Maven2 is sweet!

I know this will be no surprise for many of you, yet I’m writing this post for the skepticals still around: if you’re developing Java applications and you’re not considering moving to Maven 2, well, think again. I’ve been in the skeptical camp for far too long and while I don’t plan to enter the zealot crowd anytime soon (there are still a few rough edges), I’m definitely sold on the idea.

After a few years spent juggling jars, keeping Ant skeleton files around and trying to put together best practices and guidelines, I’ve become sick of build processes that no matter what you do always end up in spaghetti code making Postscript shine as a more manageable alternative. Maven’s standardization works indeed, and what you loose in terms of flexibility is more than paid off in terms of clarity and maintainability. True enough, there is some black magic lying around, and I’m too old/not brave enough to see what has been downloaded in my local jar repository, but the overall result is just astonishing.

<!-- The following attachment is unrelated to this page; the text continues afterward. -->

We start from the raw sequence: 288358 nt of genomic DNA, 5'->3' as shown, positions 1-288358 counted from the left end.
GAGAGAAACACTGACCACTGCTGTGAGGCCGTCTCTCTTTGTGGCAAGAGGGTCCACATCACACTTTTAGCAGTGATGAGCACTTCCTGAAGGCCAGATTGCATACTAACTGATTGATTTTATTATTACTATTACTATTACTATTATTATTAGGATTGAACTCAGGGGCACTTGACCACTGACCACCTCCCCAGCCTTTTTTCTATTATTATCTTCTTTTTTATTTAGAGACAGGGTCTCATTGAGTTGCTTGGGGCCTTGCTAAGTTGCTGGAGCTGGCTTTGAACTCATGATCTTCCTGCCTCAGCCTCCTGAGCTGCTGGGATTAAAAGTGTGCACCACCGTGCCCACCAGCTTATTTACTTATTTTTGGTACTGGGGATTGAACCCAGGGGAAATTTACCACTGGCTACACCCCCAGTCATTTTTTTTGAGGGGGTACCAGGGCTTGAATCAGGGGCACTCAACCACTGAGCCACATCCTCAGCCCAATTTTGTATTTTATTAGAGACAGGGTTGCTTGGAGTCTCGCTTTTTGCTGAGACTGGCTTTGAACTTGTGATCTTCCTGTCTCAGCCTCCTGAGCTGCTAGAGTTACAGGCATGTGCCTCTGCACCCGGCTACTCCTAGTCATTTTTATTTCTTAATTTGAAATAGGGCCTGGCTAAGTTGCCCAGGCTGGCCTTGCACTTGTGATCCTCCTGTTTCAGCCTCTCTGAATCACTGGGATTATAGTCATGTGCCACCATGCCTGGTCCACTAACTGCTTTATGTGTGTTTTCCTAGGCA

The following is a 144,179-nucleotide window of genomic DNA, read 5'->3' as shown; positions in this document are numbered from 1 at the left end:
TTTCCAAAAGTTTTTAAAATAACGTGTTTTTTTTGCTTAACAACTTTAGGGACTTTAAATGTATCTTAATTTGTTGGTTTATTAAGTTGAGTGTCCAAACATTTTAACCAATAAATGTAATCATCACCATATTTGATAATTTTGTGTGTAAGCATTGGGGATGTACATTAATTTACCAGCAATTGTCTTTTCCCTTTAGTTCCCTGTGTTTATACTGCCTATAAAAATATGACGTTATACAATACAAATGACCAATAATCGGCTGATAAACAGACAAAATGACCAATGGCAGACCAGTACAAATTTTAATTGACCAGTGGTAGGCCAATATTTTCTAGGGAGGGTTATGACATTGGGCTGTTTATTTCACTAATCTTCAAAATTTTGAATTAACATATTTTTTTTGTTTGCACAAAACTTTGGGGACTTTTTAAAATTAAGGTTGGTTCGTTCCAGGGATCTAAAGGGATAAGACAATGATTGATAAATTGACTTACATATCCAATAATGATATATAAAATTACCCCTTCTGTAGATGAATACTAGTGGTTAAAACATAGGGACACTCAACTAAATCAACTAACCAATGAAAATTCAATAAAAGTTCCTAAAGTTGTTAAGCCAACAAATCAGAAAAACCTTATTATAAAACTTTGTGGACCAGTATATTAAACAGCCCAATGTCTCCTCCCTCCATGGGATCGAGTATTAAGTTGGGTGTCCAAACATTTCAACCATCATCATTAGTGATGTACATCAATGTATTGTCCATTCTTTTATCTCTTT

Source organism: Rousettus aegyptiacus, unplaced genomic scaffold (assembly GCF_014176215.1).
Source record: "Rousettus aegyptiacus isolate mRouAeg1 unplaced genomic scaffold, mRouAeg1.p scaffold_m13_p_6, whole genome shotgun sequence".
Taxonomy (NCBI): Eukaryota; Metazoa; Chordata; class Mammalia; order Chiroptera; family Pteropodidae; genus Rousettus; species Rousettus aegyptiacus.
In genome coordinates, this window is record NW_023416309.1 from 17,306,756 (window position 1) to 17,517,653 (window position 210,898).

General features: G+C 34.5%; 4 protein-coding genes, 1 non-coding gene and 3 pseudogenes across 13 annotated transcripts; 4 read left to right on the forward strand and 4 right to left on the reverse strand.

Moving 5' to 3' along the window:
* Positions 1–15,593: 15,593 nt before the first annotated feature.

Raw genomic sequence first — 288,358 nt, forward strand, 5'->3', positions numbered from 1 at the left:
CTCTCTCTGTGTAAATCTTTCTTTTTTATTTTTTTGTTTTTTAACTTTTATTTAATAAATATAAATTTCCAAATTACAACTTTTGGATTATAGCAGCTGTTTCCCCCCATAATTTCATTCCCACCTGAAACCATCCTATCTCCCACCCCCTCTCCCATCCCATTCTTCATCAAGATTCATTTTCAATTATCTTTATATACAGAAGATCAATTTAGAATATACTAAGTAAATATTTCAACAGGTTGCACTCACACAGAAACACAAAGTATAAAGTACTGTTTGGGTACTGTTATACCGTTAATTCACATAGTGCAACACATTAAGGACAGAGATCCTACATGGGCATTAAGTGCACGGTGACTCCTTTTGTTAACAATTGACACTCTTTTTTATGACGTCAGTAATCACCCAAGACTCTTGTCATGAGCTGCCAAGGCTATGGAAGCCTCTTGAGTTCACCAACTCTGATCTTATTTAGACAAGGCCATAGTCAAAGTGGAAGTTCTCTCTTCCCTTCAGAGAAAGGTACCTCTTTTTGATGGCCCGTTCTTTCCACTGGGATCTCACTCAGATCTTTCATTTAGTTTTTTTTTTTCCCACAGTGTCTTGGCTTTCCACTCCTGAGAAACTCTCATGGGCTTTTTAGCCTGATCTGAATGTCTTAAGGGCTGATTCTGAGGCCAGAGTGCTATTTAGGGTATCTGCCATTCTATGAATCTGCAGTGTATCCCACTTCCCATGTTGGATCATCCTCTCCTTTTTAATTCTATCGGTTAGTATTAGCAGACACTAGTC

What makes Maven great, besides the sound ideas behind it, is the number of great plugins that are made possible thanks to standardization. If you’re an Eclipse user like me, you’ll just love the Eclipse plugin that generates project files automagically, referencing jars in your local repository. And if you’re into web applications like me, you’ll find yourself asking how on earth you managed to survive without the Jetty6 plugin around, which makes webapp development a breeze with a mere handful of configuration lines.

Bottom line: if you didn’t give Maven2 a try, this is a very good time to take it for a spin. I, for one, am not looking back.